Belville et al v. Ford Motor Company
MEMORANDUM OPINION AND ORDER denying in part and granting in part Defendant Ford's 634 objections to the July 8 and September 11, 2015 Magistrate Judge's Orders, as more fully set forth herein; denying as moot Defendant Ford's 633 MOTION to Stay Magistrate Judge's Orders pending resolution of its objections. Signed by Judge Robert C. Chambers on 11/5/2015. (cc: counsel of record; any unrepresented parties) (jsa)
IN THE UNITED STATES DISTRICT COURT FOR
THE SOUTHERN DISTRICT OF WEST VIRGINIA
CHARLES JOHNSON, et al.,
CIVIL ACTION NO. 3:13-6529
FORD MOTOR COMPANY,
MEMORANDUM OPINION AND ORDER
Pending before the Court is Ford Motor Company’s Objections to Magistrate
Judge’s Orders entered on July 8 and September 11, 2015. ECF No. 634. In addition, Ford filed
a Motion to Stay Magistrate Judge’s Orders pending resolution of its objections. ECF No. 633.
As the objections are nondispositive pretrial matters, this Court’s review of the Magistrate Judge’s
Orders is governed by the clearly erroneous or contrary to law standard of review. Fed. R. Civ. P.
72(a) (providing, in part, that a district judge may, upon objection, modify or set aside any part of
a nondispositive “order that is clearly erroneous or is contrary to law”); 28 U.S.C. § 636(b)(1)(A)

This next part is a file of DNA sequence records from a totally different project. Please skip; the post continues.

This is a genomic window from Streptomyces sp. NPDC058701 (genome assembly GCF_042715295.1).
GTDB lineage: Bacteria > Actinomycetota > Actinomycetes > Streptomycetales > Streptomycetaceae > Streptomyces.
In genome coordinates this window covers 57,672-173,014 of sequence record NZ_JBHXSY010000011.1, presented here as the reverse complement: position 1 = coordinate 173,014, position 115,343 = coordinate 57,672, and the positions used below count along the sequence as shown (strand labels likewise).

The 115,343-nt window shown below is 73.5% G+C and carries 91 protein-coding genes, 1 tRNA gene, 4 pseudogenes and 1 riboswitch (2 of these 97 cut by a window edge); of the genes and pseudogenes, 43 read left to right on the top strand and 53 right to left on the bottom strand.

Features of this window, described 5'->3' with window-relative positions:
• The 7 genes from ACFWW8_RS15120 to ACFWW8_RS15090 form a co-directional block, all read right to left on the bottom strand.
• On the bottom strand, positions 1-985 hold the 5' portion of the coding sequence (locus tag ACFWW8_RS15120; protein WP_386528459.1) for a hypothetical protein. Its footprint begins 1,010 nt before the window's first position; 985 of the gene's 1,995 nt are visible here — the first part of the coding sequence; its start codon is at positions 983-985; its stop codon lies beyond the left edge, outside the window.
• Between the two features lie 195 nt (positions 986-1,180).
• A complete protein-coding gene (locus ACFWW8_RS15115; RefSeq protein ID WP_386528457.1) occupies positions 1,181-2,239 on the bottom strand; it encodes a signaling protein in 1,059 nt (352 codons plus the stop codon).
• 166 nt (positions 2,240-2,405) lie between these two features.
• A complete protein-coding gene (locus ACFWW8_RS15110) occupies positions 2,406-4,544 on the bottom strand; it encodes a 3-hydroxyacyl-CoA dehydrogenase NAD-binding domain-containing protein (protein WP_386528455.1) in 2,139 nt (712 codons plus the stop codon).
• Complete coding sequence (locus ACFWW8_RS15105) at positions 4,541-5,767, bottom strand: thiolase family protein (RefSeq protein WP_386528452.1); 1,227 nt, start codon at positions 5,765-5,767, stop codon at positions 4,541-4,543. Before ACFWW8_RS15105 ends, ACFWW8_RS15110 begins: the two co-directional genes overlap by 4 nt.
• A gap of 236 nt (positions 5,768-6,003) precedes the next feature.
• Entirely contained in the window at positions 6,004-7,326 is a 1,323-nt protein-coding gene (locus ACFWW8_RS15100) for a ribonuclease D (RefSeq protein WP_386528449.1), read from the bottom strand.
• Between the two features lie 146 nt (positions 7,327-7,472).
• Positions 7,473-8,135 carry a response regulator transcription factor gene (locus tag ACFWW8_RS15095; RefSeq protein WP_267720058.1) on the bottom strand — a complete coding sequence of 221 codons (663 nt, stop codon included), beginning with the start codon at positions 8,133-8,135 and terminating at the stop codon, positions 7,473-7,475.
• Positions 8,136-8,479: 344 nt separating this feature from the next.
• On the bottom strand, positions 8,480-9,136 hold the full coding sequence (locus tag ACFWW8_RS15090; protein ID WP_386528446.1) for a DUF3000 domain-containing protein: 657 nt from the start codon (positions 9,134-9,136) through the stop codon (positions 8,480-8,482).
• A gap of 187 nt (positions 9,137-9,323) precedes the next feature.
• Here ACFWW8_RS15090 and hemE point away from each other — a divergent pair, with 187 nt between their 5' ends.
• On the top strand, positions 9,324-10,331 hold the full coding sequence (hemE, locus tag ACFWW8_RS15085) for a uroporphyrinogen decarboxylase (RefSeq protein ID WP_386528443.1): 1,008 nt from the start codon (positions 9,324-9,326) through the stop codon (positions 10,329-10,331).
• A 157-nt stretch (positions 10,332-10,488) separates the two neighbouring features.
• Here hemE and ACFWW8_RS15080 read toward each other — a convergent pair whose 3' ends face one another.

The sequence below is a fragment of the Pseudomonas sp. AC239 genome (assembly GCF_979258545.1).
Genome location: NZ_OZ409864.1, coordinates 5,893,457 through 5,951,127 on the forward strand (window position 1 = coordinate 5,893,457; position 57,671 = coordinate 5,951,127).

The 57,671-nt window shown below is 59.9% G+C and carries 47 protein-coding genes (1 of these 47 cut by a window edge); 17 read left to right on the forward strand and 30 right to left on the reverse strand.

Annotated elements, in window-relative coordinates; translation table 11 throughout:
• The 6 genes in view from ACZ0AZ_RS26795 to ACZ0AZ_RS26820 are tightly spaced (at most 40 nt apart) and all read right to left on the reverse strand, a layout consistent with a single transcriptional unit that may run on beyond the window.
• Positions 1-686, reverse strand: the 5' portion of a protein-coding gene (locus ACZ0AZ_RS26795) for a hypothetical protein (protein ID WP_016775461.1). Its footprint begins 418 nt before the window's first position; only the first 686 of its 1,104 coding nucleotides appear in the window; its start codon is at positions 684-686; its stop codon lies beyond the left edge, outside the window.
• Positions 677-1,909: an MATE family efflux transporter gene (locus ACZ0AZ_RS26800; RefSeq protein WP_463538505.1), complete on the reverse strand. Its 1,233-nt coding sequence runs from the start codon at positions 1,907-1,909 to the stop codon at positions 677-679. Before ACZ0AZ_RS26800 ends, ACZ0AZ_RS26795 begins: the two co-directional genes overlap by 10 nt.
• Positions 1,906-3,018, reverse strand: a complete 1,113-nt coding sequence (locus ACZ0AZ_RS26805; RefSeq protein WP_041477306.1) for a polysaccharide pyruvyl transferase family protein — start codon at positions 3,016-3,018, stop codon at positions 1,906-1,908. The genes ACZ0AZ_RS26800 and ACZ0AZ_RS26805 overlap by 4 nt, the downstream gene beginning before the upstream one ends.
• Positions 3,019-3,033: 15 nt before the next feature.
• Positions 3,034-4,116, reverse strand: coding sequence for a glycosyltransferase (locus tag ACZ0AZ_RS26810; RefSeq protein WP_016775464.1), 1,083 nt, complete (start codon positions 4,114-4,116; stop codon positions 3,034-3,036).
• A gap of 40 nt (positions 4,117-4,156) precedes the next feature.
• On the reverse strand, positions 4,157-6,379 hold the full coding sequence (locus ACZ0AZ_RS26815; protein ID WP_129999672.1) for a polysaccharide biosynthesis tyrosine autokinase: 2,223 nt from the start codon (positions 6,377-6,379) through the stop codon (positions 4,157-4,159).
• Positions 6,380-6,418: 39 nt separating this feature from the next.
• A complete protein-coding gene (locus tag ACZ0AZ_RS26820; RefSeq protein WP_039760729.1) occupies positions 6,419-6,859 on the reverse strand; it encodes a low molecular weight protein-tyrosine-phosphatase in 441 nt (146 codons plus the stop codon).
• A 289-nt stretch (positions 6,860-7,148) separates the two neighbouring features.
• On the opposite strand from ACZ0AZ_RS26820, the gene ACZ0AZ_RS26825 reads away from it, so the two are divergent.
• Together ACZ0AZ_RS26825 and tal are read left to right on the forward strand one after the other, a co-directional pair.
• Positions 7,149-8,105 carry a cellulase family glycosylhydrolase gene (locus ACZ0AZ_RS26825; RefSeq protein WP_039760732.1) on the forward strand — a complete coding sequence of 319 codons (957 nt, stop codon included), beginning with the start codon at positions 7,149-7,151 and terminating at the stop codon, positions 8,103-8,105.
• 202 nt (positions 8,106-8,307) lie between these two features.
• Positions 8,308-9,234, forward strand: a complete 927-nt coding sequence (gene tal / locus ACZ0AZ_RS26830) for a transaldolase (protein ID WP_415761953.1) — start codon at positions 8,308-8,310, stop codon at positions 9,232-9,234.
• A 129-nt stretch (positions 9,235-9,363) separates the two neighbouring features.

(providing, in part, “[a] judge of the court may reconsider any pretrial matter under this
subparagraph (A) where it has been shown that the magistrate judge's order is clearly erroneous or
contrary to law”). Utilizing this standard and for the following reasons, the Court GRANTS, in
part, and DENIES, in part, the objections and DENIES AS MOOT Ford’s Motion to Stay.
In the July 8 and September 11, 2015 Orders, 1 the Magistrate Judge addressed
pending motions to quash and for a protective order, each arising from Plaintiffs’ request for Rule
30(b)(6) depositions of corporate designees. The July 8, 2015 Order, which was reaffirmed by
the September 11, 2015 Order, explained the four topics at issue. Each topic relates to how Ford
determined its discovery responses and engaged its employees in the search for, and production
of, documents. As the July 8, 2015 Order describes, the parties have struggled with Ford’s
document production for many months, and despite active prodding by the Magistrate Judge in
regular discovery conferences, the parties were unable to resolve, to their mutual satisfaction, how